Schoolyard Farming: The HSPS Youth Farm

Last week, we had the pleasure of spending our morning at bk farmyards’ HSPS Youth Farm – a local community farm built within the walls of a public high school in the heart of Brooklyn. Stretching across one acre of land and nestled in the midst of a congested city neighborhood, from the moment we walked through the gates and among the crops we felt an instant connection to the earth, despite being surrounded by city high-rises. We were given a pair of gloves and some pruning clippers to do a little harvesting while we had a chat with some of the staff and volunteers at the farm, and sit in on a class hard at work.

Chopping away at the okra and rummaging around for the fallen ground cherries, we listened as youth coordinator Patricia Noto, explained how the HSPS Youth Farm came to be.

Ten years ago, the principal of George Wingate Educational Campus made a call to bk farmyards asking for suggestions and advice on a potential proposition: transforming the acre of scraggly lawn at the entrance of the school into a working farmyard and community garden. Classes would be offered to students as an elective where they would participate in cultivating, growing and running the farm. The fruits and vegetables that were grown by the students would serve the surrounding community in the form of a farmers market which the students would learn to run and partipate in. Students would cook with ingredients they grew themselves and learn an appreciation for fresh produce and healthy eating, plus all of the ins and outs that come with farming and outdoor work.

Sound at all familiar? Though disguised in an entirely different framework, we couldn’t help but be reminded of the Home Economics classes that once taught entire generations of children the basics of health and nutrition, and ultimately, how to be self-sufficient. A class that focused in on nutrition, cooking, food preservation, and so much more, was once a staple in the education system but has typically been the first subject to get axed from most school programs. The result? An entire generation of children who, unless taught at home, hardly know the taste of foods that aren’t processed, pumped with salt, sugar or preservatives, rarely eat anything that isn’t out of a box and have zero ability to prepare meals using fresh ingredients. It’s no coincidence that as a result of this void, schools all over the country are quietly reinventing the idea of Home Ec.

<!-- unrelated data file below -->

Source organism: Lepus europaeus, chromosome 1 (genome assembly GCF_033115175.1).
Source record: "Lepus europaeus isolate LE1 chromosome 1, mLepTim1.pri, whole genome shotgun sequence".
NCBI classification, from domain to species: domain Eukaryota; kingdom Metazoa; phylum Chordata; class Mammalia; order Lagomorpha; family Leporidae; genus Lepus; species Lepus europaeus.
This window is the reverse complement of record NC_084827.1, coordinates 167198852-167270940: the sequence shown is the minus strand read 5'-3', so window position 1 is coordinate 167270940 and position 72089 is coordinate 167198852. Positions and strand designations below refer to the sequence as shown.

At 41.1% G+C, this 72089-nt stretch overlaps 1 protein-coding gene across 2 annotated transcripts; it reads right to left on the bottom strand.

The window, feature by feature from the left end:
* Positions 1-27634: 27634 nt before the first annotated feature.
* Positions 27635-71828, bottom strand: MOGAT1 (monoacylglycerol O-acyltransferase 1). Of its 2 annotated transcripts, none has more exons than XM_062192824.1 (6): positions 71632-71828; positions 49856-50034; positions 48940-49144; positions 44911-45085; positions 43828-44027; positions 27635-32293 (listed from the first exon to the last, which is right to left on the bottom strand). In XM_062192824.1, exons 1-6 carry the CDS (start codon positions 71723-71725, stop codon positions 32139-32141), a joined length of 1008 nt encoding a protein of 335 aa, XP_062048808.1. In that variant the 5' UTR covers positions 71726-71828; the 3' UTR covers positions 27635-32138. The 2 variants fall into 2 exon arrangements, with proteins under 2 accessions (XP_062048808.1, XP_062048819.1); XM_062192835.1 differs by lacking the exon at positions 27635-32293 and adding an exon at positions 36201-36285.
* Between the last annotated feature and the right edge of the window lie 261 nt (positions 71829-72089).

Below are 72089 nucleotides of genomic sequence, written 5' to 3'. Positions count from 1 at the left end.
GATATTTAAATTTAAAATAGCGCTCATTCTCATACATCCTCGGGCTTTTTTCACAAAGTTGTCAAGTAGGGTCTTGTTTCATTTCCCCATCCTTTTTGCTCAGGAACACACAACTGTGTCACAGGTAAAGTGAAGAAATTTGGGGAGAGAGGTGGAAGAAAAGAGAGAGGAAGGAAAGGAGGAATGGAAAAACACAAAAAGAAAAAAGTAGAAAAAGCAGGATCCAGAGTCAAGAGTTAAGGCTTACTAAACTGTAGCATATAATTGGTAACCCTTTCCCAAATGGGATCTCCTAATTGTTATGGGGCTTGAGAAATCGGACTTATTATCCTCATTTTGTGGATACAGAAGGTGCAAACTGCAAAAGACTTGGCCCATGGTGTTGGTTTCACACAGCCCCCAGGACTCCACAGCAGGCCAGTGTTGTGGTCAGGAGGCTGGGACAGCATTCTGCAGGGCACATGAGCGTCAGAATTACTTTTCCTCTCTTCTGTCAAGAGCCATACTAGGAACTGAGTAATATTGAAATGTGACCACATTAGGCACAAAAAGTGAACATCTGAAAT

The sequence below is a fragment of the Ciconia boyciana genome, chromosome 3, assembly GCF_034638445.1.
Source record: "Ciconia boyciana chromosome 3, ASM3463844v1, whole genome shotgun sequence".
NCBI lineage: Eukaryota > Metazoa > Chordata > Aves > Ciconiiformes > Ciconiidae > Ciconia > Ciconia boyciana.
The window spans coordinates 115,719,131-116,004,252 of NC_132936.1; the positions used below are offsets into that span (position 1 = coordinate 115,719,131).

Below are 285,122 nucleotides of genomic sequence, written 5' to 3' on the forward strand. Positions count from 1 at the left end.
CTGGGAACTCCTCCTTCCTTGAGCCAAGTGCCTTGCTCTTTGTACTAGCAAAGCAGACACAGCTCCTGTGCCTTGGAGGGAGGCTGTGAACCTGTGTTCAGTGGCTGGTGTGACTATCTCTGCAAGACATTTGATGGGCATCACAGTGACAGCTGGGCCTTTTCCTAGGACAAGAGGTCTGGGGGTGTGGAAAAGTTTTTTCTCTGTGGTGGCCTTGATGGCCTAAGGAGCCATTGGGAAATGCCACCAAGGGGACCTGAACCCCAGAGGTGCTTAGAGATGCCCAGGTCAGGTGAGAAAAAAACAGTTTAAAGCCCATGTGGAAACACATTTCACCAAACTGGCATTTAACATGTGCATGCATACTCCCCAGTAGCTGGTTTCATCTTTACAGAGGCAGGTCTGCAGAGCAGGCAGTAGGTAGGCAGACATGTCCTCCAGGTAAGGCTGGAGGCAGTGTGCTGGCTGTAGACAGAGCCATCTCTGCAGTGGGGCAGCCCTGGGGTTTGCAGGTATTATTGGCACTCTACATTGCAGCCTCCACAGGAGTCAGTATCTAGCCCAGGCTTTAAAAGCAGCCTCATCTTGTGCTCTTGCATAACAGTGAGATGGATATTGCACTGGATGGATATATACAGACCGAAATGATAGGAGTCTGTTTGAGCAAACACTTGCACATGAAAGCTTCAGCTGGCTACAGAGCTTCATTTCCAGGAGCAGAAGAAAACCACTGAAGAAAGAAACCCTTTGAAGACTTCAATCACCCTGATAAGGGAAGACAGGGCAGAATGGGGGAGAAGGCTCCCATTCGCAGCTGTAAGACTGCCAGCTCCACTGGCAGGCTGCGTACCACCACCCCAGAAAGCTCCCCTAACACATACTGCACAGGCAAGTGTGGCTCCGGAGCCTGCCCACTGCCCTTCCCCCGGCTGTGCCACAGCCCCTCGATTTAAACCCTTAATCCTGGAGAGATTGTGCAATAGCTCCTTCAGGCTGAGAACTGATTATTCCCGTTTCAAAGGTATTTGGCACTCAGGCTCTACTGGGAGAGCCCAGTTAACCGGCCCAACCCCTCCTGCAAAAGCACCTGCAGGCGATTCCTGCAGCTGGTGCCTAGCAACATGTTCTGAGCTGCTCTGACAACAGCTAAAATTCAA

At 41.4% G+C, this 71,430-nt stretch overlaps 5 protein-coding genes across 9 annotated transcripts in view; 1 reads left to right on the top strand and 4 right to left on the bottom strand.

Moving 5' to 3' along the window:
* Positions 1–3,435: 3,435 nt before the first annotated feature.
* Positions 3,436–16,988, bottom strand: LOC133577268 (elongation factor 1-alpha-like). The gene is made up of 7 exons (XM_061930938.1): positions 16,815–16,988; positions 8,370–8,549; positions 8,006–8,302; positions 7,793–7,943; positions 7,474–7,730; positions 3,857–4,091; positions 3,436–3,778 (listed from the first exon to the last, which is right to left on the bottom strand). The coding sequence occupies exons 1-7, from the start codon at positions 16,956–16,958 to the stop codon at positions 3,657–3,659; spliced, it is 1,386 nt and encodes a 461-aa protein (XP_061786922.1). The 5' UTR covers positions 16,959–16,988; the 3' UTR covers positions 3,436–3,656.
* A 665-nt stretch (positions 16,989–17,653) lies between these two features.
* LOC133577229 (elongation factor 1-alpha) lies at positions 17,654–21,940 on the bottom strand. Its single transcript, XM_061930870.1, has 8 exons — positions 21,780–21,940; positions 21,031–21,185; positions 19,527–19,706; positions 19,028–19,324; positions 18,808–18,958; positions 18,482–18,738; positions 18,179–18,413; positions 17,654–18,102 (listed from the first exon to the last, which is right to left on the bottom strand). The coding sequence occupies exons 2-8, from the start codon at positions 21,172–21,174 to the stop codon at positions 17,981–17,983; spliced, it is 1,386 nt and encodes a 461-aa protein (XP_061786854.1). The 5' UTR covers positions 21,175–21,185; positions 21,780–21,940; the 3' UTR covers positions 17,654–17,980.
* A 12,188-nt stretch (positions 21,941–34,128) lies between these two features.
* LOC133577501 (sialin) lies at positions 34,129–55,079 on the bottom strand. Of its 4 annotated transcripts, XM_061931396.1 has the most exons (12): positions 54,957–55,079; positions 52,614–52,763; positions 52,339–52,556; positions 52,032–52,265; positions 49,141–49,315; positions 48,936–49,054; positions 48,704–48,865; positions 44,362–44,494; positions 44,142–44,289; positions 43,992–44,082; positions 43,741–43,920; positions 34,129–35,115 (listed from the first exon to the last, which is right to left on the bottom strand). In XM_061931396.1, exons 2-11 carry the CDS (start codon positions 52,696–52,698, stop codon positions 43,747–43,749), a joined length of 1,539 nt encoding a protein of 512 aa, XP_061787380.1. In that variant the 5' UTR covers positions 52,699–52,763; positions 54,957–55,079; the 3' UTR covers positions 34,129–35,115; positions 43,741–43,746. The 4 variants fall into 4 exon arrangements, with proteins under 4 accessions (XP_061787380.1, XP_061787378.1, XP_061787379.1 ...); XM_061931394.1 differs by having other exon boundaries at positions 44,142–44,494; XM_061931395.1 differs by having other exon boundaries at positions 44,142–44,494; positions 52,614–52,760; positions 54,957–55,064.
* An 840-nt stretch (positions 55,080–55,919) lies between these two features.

HSPS Youth Farm collage of vegetables, farmers market, and students

Ten years after the proposition, HSPS Youth Farm is much more than just an acre of empty land. It is now a launch-pad that teaches students about the food system, how to make healthy choices and how to form a connection to the land and the beautiful things it can grow. In addition to learning how to cultivate a huge array of crops, the students learn about soil biology, migrant work rights, composting and a variety of issues from labor to corporate control by media to industrialized agriculture. In the winter months, the classes move inside to the kitchen where students learn about nutrition and how to prepare meals with the produce they have grown.

HSPS Youth Farm Students Group Photo

But the program doesn’t stop there. The Youth Farm is an extremely integral support for surrounding residents, too. Students learn to manage and host a weekly Farmer’s Market that makes available a bounty of fresh produce to a neighborhood that is otherwise battling the Food Desert pandemic. In the Caribbean-dominated community, the farm even makes sure to harvest specific, rare and hard to find vegetables used in traditional Caribbean cooking that are almost impossible to find at even well-stocked grocery stores, fostering a closer community.

With the increase in childhood obesity, the rampant number of food deserts ravaging cities and communities all over the United States, we are just beginning to see the results of an absent food & health education, and how important basic access to education and fresh food is for our communities and our children.

Luckily through education, a growing awareness of what we are putting into our bodies is slowly starting to take hold. Programs like the HSPS Youth Farm, with the help itspartners Green Guerrillas and bk farmyards, are helping to bring these basic needs to a larger community as a great reminder that the starting point, with a little creativity, is achievable and accessible.

Our visit to HSPS Youth Farm reminded us how easy and enjoyable it is to get involved and volunteer our time to work on something natural and important to our health. Taking a morning to get a little dirt on our hands, meet some new people, go home with a fresh bag of produce grown a few miles from our homes and all while supporting our community, is a small effort to pay for something so good for the soul.

College of Pictures of Veggies





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